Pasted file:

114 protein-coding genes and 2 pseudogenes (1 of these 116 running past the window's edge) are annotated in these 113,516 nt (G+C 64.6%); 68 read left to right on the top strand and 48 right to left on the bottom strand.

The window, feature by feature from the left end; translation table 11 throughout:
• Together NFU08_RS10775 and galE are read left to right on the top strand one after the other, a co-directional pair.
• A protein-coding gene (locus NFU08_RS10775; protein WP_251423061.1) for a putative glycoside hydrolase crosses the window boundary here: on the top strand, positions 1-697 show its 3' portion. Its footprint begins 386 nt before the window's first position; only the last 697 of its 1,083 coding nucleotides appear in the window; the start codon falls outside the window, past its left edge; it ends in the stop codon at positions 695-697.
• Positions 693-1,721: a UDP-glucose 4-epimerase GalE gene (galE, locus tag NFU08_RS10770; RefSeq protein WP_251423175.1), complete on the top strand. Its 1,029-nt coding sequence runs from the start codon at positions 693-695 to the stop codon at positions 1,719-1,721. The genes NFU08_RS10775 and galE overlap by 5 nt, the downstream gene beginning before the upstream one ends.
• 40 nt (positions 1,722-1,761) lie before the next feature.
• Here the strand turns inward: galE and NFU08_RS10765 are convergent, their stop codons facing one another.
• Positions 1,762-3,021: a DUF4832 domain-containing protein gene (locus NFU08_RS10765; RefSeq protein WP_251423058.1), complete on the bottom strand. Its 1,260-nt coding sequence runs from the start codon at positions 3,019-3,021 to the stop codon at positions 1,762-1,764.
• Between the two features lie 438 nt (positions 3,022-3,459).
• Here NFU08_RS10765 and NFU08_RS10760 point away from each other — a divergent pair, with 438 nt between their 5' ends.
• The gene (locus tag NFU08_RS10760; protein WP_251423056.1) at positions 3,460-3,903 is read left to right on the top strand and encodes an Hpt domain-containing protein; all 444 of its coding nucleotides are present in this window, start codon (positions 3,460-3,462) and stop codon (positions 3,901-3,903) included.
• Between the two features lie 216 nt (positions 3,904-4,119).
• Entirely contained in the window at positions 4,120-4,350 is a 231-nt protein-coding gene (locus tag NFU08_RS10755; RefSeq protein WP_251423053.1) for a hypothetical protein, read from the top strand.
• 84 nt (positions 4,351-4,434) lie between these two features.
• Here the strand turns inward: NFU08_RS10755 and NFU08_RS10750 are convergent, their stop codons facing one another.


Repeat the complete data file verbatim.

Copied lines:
114 protein-coding genes and 2 pseudogenes (1 of these 116 running past the window's edge) are annotated in these 113,516 nt (G+C 64.6%); 68 read left to right on the top strand and 48 right to left on the bottom strand.

The window, feature by feature from the left end; translation table 11 throughout:
• Together NFU08_RS10775 and galE are read left to right on the top strand one after the other, a co-directional pair.
• A protein-coding gene (locus NFU08_RS10775; protein WP_251423061.1) for a putative glycoside hydrolase crosses the window boundary here: on the top strand, positions 1-697 show its 3' portion. Its footprint begins 386 nt before the window's first position; only the last 697 of its 1,083 coding nucleotides appear in the window; the start codon falls outside the window, past its left edge; it ends in the stop codon at positions 695-697.
• Positions 693-1,721: a UDP-glucose 4-epimerase GalE gene (galE, locus tag NFU08_RS10770; RefSeq protein WP_251423175.1), complete on the top strand. Its 1,029-nt coding sequence runs from the start codon at positions 693-695 to the stop codon at positions 1,719-1,721. The genes NFU08_RS10775 and galE overlap by 5 nt, the downstream gene beginning before the upstream one ends.
• 40 nt (positions 1,722-1,761) lie before the next feature.
• Here the strand turns inward: galE and NFU08_RS10765 are convergent, their stop codons facing one another.
• Positions 1,762-3,021: a DUF4832 domain-containing protein gene (locus NFU08_RS10765; RefSeq protein WP_251423058.1), complete on the bottom strand. Its 1,260-nt coding sequence runs from the start codon at positions 3,019-3,021 to the stop codon at positions 1,762-1,764.
• Between the two features lie 438 nt (positions 3,022-3,459).
• Here NFU08_RS10765 and NFU08_RS10760 point away from each other — a divergent pair, with 438 nt between their 5' ends.
• The gene (locus tag NFU08_RS10760; protein WP_251423056.1) at positions 3,460-3,903 is read left to right on the top strand and encodes an Hpt domain-containing protein; all 444 of its coding nucleotides are present in this window, start codon (positions 3,460-3,462) and stop codon (positions 3,901-3,903) included.
• Between the two features lie 216 nt (positions 3,904-4,119).
• Entirely contained in the window at positions 4,120-4,350 is a 231-nt protein-coding gene (locus tag NFU08_RS10755; RefSeq protein WP_251423053.1) for a hypothetical protein, read from the top strand.
• 84 nt (positions 4,351-4,434) lie between these two features.
• Here the strand turns inward: NFU08_RS10755 and NFU08_RS10750 are convergent, their stop codons facing one another.